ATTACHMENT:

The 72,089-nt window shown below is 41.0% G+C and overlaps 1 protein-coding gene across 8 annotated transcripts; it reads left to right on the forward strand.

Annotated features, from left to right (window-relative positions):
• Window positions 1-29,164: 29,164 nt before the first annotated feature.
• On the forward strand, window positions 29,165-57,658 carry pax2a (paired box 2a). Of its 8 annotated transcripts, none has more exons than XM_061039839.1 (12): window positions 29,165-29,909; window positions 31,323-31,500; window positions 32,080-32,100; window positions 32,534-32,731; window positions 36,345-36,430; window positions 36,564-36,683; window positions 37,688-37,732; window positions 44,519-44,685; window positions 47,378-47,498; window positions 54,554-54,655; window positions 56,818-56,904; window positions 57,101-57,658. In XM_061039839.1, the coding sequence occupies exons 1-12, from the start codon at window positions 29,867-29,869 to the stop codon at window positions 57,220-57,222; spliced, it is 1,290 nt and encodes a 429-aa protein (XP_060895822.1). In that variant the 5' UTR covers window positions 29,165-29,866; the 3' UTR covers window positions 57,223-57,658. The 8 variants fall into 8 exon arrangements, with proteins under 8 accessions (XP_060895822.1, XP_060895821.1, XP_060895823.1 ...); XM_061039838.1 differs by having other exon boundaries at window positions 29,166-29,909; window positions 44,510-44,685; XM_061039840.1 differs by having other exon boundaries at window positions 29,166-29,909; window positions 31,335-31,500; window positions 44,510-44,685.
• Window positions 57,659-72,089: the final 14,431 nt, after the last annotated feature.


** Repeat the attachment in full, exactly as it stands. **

The 72,089-nt window shown below is 41.0% G+C and overlaps 1 protein-coding gene across 8 annotated transcripts; it reads left to right on the forward strand.

Annotated features, from left to right (window-relative positions):
• Window positions 1-29,164: 29,164 nt before the first annotated feature.
• On the forward strand, window positions 29,165-57,658 carry pax2a (paired box 2a). Of its 8 annotated transcripts, none has more exons than XM_061039839.1 (12): window positions 29,165-29,909; window positions 31,323-31,500; window positions 32,080-32,100; window positions 32,534-32,731; window positions 36,345-36,430; window positions 36,564-36,683; window positions 37,688-37,732; window positions 44,519-44,685; window positions 47,378-47,498; window positions 54,554-54,655; window positions 56,818-56,904; window positions 57,101-57,658. In XM_061039839.1, the coding sequence occupies exons 1-12, from the start codon at window positions 29,867-29,869 to the stop codon at window positions 57,220-57,222; spliced, it is 1,290 nt and encodes a 429-aa protein (XP_060895822.1). In that variant the 5' UTR covers window positions 29,165-29,866; the 3' UTR covers window positions 57,223-57,658. The 8 variants fall into 8 exon arrangements, with proteins under 8 accessions (XP_060895822.1, XP_060895821.1, XP_060895823.1 ...); XM_061039838.1 differs by having other exon boundaries at window positions 29,166-29,909; window positions 44,510-44,685; XM_061039840.1 differs by having other exon boundaries at window positions 29,166-29,909; window positions 31,335-31,500; window positions 44,510-44,685.
• Window positions 57,659-72,089: the final 14,431 nt, after the last annotated feature.